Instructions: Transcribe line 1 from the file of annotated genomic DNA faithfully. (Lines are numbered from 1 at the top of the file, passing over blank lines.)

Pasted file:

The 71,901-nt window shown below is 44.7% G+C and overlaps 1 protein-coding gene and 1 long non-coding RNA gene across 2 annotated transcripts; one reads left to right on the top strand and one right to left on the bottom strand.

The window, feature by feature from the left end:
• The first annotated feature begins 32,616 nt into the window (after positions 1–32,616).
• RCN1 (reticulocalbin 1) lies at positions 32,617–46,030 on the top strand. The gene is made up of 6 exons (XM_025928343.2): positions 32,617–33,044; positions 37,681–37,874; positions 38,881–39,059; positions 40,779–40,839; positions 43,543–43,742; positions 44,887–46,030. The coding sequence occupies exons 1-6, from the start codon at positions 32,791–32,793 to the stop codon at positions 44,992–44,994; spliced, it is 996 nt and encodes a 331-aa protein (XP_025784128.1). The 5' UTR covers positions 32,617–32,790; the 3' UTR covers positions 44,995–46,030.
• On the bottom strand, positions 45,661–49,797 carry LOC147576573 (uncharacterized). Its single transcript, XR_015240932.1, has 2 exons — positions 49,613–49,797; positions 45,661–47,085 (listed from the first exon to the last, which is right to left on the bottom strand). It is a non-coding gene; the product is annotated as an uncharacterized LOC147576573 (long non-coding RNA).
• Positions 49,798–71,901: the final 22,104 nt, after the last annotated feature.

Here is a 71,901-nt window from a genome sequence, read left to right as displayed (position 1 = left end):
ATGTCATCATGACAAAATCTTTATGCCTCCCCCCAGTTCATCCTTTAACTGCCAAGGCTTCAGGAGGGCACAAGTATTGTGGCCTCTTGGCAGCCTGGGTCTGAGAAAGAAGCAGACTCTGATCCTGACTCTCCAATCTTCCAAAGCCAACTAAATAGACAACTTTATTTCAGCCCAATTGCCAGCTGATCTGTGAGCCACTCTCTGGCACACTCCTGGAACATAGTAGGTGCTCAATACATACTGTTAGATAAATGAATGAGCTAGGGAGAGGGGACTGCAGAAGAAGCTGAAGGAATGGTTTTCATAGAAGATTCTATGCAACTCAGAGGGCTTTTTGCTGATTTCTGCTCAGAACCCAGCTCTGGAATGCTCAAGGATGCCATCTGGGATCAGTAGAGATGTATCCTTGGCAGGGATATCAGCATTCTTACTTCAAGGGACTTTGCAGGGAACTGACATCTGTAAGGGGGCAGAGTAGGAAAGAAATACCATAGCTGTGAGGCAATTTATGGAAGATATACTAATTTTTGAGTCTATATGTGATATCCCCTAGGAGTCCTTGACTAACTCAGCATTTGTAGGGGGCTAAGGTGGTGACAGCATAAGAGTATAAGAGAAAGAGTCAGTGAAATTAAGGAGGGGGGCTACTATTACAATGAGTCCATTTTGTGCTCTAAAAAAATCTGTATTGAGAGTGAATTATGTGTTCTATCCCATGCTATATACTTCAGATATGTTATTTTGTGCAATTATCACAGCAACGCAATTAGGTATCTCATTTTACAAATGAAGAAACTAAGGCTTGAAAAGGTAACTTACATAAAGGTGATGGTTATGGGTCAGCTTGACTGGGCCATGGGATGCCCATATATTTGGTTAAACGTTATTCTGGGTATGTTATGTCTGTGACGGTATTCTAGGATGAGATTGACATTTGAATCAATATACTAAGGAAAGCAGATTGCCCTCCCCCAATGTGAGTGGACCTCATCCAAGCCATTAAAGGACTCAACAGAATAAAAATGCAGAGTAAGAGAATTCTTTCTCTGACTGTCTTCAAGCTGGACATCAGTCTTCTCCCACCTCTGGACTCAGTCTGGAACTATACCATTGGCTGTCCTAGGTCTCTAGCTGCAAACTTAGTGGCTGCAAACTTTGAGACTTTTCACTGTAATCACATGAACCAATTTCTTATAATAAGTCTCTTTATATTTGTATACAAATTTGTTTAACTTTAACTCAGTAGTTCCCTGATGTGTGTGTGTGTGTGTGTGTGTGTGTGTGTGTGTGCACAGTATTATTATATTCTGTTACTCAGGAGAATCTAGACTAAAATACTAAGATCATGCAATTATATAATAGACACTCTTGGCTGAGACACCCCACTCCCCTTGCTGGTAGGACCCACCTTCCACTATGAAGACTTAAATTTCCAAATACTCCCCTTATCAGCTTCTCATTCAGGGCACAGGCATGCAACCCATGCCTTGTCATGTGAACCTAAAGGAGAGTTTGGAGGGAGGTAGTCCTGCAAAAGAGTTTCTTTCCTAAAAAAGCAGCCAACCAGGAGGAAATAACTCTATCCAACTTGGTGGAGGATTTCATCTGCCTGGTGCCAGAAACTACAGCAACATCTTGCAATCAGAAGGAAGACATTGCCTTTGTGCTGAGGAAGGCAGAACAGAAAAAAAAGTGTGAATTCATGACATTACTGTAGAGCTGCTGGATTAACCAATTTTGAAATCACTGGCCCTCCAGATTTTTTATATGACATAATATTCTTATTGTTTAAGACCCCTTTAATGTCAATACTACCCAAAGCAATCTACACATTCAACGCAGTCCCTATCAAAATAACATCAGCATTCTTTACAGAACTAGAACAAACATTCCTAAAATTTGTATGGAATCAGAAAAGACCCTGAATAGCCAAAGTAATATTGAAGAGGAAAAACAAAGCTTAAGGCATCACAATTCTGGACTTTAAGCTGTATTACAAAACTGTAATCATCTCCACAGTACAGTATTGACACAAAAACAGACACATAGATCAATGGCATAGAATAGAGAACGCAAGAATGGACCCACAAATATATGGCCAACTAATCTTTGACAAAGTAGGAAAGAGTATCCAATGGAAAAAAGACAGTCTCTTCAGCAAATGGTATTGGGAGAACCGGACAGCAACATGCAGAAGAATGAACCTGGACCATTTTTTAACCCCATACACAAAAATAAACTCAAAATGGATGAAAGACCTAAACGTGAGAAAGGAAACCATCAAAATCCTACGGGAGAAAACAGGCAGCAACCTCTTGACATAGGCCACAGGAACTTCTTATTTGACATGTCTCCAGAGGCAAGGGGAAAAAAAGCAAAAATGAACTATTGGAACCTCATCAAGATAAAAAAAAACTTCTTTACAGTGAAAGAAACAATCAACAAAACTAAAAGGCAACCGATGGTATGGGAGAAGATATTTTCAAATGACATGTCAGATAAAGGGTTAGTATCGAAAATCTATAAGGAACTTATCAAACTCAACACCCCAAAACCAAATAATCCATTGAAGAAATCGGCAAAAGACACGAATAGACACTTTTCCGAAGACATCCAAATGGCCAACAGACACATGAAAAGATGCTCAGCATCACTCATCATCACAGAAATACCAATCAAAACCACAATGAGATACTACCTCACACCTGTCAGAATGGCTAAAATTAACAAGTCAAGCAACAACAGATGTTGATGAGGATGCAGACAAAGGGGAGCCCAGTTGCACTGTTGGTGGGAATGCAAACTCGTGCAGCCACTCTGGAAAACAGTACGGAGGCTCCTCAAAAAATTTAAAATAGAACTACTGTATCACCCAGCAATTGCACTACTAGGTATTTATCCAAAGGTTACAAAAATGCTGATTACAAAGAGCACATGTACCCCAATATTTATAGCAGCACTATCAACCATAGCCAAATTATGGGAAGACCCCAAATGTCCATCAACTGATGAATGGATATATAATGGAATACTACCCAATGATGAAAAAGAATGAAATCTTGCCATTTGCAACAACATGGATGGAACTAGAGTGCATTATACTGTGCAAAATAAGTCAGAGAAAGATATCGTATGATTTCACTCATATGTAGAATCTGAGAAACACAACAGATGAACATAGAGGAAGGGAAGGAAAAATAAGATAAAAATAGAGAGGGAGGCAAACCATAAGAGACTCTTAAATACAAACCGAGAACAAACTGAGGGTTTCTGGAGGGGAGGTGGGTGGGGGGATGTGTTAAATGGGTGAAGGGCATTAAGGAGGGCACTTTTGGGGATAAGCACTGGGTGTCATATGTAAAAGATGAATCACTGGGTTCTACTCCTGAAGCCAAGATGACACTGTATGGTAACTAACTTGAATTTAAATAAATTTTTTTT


The 71,901-nt window shown below is 44.7% G+C and overlaps 1 protein-coding gene and 1 long non-coding RNA gene across 2 annotated transcripts; one reads left to right on the top strand and one right to left on the bottom strand.